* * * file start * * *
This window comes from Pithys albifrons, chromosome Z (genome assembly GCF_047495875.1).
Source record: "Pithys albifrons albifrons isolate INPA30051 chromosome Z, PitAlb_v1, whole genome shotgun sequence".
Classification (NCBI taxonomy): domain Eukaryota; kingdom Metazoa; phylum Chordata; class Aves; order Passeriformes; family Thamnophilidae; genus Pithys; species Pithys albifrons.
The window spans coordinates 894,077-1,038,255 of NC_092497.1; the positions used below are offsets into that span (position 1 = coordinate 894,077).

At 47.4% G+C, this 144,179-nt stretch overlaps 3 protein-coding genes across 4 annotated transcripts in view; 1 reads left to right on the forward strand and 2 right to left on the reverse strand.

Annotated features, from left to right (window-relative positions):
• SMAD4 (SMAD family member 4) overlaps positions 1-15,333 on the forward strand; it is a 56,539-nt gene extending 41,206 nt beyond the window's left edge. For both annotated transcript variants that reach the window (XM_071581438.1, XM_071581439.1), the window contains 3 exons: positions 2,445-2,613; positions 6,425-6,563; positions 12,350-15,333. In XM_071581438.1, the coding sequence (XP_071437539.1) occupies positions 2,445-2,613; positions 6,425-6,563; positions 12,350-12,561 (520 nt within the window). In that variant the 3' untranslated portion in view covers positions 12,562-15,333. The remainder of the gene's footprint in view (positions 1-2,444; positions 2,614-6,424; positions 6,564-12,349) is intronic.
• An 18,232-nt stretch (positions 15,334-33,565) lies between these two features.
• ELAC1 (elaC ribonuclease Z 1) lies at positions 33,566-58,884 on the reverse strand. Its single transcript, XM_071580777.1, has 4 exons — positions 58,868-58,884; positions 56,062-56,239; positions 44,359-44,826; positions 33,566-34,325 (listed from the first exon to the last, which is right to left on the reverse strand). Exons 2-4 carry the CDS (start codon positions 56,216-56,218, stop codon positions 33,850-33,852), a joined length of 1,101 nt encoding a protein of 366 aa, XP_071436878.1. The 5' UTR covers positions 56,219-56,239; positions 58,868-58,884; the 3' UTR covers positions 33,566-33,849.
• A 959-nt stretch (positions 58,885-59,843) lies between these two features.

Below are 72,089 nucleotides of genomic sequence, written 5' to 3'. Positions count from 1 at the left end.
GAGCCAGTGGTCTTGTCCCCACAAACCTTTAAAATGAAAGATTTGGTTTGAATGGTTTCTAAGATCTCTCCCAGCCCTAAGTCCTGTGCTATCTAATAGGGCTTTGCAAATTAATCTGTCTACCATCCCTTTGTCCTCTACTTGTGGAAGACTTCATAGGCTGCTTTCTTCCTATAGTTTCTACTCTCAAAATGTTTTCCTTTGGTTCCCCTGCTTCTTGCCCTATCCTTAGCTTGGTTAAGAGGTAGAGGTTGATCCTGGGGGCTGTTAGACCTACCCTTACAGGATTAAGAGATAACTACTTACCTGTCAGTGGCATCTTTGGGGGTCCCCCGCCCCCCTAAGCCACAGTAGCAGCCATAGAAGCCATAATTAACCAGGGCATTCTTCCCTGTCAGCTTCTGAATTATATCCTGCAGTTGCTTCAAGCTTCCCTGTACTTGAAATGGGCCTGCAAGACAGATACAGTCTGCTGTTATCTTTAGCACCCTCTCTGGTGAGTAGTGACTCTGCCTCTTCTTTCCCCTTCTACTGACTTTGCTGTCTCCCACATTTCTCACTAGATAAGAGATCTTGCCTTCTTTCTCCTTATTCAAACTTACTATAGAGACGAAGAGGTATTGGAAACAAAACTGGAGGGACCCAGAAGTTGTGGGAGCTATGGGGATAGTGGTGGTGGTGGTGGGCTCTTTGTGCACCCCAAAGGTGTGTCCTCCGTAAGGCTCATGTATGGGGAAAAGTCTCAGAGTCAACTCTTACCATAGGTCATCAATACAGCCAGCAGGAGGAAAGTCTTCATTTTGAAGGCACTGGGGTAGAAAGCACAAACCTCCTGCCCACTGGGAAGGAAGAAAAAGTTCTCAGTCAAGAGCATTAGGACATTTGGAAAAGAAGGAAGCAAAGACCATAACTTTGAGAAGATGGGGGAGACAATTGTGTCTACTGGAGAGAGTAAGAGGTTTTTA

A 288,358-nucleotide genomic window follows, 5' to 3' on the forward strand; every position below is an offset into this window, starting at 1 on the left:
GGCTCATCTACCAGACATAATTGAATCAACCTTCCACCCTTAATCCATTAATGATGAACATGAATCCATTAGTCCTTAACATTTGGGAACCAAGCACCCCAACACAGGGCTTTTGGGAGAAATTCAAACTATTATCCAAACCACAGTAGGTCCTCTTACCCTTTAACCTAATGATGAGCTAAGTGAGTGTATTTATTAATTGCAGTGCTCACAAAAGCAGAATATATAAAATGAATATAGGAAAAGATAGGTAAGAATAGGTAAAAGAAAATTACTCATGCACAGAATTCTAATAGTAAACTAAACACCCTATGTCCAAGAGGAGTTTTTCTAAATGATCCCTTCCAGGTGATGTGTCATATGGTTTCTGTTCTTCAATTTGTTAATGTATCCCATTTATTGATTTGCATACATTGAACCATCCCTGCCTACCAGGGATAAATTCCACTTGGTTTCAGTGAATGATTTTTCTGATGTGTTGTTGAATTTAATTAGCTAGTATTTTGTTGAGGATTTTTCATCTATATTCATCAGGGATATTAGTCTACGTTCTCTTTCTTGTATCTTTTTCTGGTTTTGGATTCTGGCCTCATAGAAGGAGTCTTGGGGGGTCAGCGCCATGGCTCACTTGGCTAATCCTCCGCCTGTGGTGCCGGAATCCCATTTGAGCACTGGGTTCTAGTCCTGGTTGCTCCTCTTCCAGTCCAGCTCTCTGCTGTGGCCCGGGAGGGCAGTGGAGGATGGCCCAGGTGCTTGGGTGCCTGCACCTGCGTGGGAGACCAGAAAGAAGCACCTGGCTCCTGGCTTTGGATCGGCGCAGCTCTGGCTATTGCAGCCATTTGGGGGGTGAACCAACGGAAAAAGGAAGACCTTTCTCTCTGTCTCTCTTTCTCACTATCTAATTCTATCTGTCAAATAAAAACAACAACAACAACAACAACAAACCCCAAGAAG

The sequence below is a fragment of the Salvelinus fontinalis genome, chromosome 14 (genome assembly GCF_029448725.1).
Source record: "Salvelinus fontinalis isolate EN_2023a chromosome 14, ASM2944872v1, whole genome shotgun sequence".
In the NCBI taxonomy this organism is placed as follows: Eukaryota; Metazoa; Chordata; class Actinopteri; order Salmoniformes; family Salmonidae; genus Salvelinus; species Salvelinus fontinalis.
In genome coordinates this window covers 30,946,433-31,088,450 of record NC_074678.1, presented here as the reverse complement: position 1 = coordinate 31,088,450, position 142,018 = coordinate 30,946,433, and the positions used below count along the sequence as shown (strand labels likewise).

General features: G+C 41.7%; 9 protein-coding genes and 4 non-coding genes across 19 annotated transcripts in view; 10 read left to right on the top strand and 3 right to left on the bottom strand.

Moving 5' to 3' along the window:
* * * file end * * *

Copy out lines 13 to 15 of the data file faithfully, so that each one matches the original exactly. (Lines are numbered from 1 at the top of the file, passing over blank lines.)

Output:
A 288,358-nucleotide genomic window follows, 5' to 3' on the forward strand; every position below is an offset into this window, starting at 1 on the left:
GGCTCATCTACCAGACATAATTGAATCAACCTTCCACCCTTAATCCATTAATGATGAACATGAATCCATTAGTCCTTAACATTTGGGAACCAAGCACCCCAACACAGGGCTTTTGGGAGAAATTCAAACTATTATCCAAACCACAGTAGGTCCTCTTACCCTTTAACCTAATGATGAGCTAAGTGAGTGTATTTATTAATTGCAGTGCTCACAAAAGCAGAATATATAAAATGAATATAGGAAAAGATAGGTAAGAATAGGTAAAAGAAAATTACTCATGCACAGAATTCTAATAGTAAACTAAACACCCTATGTCCAAGAGGAGTTTTTCTAAATGATCCCTTCCAGGTGATGTGTCATATGGTTTCTGTTCTTCAATTTGTTAATGTATCCCATTTATTGATTTGCATACATTGAACCATCCCTGCCTACCAGGGATAAATTCCACTTGGTTTCAGTGAATGATTTTTCTGATGTGTTGTTGAATTTAATTAGCTAGTATTTTGTTGAGGATTTTTCATCTATATTCATCAGGGATATTAGTCTACGTTCTCTTTCTTGTATCTTTTTCTGGTTTTGGATTCTGGCCTCATAGAAGGAGTCTTGGGGGGTCAGCGCCATGGCTCACTTGGCTAATCCTCCGCCTGTGGTGCCGGAATCCCATTTGAGCACTGGGTTCTAGTCCTGGTTGCTCCTCTTCCAGTCCAGCTCTCTGCTGTGGCCCGGGAGGGCAGTGGAGGATGGCCCAGGTGCTTGGGTGCCTGCACCTGCGTGGGAGACCAGAAAGAAGCACCTGGCTCCTGGCTTTGGATCGGCGCAGCTCTGGCTATTGCAGCCATTTGGGGGGTGAACCAACGGAAAAAGGAAGACCTTTCTCTCTGTCTCTCTTTCTCACTATCTAATTCTATCTGTCAAATAAAAACAACAACAACAACAACAACAAACCCCAAGAAG

The sequence below is a fragment of the Salvelinus fontinalis genome, chromosome 14 (genome assembly GCF_029448725.1).